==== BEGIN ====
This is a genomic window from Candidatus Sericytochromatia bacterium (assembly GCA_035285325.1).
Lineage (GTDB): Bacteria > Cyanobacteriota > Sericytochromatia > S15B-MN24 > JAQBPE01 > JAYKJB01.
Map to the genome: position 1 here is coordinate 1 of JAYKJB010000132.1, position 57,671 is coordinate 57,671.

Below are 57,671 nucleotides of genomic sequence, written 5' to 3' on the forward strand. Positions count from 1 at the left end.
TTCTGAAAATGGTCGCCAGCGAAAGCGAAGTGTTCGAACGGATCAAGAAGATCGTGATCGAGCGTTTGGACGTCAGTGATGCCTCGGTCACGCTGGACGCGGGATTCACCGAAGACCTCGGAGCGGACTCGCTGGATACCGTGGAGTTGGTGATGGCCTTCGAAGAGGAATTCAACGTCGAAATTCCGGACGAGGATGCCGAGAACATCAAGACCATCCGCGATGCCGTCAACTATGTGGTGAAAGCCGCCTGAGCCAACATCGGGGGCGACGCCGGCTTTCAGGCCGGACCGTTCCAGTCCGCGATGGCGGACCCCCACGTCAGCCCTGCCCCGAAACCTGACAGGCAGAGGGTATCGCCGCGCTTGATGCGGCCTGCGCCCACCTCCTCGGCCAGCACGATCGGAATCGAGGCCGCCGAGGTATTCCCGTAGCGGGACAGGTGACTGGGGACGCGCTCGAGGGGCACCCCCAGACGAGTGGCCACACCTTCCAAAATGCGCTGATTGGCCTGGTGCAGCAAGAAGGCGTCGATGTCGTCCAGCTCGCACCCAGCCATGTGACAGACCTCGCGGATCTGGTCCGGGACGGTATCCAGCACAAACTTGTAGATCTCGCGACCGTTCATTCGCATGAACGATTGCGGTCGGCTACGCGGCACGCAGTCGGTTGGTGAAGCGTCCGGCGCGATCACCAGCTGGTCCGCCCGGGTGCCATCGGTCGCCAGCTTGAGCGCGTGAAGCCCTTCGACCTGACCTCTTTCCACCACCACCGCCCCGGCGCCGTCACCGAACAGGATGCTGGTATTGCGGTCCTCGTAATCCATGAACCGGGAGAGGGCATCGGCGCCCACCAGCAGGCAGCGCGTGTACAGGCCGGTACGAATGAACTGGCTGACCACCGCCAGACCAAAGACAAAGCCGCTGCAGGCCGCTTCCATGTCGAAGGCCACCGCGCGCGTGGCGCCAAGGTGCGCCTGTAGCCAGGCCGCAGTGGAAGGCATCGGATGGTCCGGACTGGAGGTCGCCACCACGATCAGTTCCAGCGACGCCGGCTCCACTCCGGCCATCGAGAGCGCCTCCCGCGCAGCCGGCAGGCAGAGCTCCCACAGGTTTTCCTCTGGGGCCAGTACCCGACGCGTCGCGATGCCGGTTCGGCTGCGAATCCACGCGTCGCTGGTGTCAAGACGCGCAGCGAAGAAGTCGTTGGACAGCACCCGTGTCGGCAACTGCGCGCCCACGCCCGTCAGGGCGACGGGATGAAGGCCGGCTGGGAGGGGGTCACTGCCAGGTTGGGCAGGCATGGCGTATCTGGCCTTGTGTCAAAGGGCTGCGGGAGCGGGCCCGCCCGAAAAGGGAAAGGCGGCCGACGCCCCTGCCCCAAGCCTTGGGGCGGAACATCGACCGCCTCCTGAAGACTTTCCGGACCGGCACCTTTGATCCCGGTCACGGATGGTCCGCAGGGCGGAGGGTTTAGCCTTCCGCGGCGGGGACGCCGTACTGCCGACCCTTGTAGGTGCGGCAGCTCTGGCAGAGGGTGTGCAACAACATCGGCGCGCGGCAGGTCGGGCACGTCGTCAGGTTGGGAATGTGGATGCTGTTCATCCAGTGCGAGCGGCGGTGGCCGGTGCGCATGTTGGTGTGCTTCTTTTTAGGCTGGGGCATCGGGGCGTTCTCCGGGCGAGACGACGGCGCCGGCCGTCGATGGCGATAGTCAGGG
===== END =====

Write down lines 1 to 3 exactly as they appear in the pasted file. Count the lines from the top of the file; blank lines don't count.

This is a genomic window from Candidatus Sericytochromatia bacterium (assembly GCA_035285325.1).
Lineage (GTDB): Bacteria > Cyanobacteriota > Sericytochromatia > S15B-MN24 > JAQBPE01 > JAYKJB01.
Map to the genome: position 1 here is coordinate 1 of JAYKJB010000132.1, position 57,671 is coordinate 57,671.